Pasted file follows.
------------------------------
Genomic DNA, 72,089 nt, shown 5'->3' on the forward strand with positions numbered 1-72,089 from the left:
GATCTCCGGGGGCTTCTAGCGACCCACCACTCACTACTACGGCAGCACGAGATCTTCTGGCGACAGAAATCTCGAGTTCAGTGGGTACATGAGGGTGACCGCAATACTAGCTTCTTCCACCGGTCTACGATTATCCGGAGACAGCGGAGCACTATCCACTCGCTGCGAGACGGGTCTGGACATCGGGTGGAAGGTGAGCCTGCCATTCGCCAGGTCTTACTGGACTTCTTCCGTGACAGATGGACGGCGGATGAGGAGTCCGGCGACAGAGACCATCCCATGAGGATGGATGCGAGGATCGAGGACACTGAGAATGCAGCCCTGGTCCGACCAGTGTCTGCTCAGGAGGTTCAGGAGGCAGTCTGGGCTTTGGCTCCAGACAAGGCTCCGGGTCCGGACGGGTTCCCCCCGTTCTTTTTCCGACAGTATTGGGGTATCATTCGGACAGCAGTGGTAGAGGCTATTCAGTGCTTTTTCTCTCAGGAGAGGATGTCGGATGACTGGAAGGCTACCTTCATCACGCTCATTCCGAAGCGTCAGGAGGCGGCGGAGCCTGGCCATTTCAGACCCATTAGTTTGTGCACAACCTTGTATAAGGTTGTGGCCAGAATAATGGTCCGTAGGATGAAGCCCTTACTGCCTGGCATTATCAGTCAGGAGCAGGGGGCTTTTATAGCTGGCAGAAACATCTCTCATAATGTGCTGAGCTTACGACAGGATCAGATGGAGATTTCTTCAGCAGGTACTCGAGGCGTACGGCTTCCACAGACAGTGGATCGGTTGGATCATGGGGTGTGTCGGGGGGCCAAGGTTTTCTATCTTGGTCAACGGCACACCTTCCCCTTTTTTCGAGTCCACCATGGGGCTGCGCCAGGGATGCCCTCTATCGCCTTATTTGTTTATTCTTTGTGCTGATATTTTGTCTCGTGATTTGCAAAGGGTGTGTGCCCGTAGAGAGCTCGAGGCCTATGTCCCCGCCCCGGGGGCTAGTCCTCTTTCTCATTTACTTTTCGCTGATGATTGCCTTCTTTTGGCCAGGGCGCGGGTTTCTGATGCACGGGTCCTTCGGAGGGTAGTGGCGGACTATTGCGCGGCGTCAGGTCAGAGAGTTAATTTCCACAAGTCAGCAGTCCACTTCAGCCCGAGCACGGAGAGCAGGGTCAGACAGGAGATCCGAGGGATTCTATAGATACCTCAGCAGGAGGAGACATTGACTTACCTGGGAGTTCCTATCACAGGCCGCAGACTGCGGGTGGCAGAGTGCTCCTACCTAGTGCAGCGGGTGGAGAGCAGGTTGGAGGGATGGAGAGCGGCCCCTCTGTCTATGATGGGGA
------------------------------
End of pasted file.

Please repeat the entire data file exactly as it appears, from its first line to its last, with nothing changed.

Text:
Genomic DNA, 72,089 nt, shown 5'->3' on the forward strand with positions numbered 1-72,089 from the left:
GATCTCCGGGGGCTTCTAGCGACCCACCACTCACTACTACGGCAGCACGAGATCTTCTGGCGACAGAAATCTCGAGTTCAGTGGGTACATGAGGGTGACCGCAATACTAGCTTCTTCCACCGGTCTACGATTATCCGGAGACAGCGGAGCACTATCCACTCGCTGCGAGACGGGTCTGGACATCGGGTGGAAGGTGAGCCTGCCATTCGCCAGGTCTTACTGGACTTCTTCCGTGACAGATGGACGGCGGATGAGGAGTCCGGCGACAGAGACCATCCCATGAGGATGGATGCGAGGATCGAGGACACTGAGAATGCAGCCCTGGTCCGACCAGTGTCTGCTCAGGAGGTTCAGGAGGCAGTCTGGGCTTTGGCTCCAGACAAGGCTCCGGGTCCGGACGGGTTCCCCCCGTTCTTTTTCCGACAGTATTGGGGTATCATTCGGACAGCAGTGGTAGAGGCTATTCAGTGCTTTTTCTCTCAGGAGAGGATGTCGGATGACTGGAAGGCTACCTTCATCACGCTCATTCCGAAGCGTCAGGAGGCGGCGGAGCCTGGCCATTTCAGACCCATTAGTTTGTGCACAACCTTGTATAAGGTTGTGGCCAGAATAATGGTCCGTAGGATGAAGCCCTTACTGCCTGGCATTATCAGTCAGGAGCAGGGGGCTTTTATAGCTGGCAGAAACATCTCTCATAATGTGCTGAGCTTACGACAGGATCAGATGGAGATTTCTTCAGCAGGTACTCGAGGCGTACGGCTTCCACAGACAGTGGATCGGTTGGATCATGGGGTGTGTCGGGGGGCCAAGGTTTTCTATCTTGGTCAACGGCACACCTTCCCCTTTTTTCGAGTCCACCATGGGGCTGCGCCAGGGATGCCCTCTATCGCCTTATTTGTTTATTCTTTGTGCTGATATTTTGTCTCGTGATTTGCAAAGGGTGTGTGCCCGTAGAGAGCTCGAGGCCTATGTCCCCGCCCCGGGGGCTAGTCCTCTTTCTCATTTACTTTTCGCTGATGATTGCCTTCTTTTGGCCAGGGCGCGGGTTTCTGATGCACGGGTCCTTCGGAGGGTAGTGGCGGACTATTGCGCGGCGTCAGGTCAGAGAGTTAATTTCCACAAGTCAGCAGTCCACTTCAGCCCGAGCACGGAGAGCAGGGTCAGACAGGAGATCCGAGGGATTCTATAGATACCTCAGCAGGAGGAGACATTGACTTACCTGGGAGTTCCTATCACAGGCCGCAGACTGCGGGTGGCAGAGTGCTCCTACCTAGTGCAGCGGGTGGAGAGCAGGTTGGAGGGATGGAGAGCGGCCCCTCTGTCTATGATGGGGA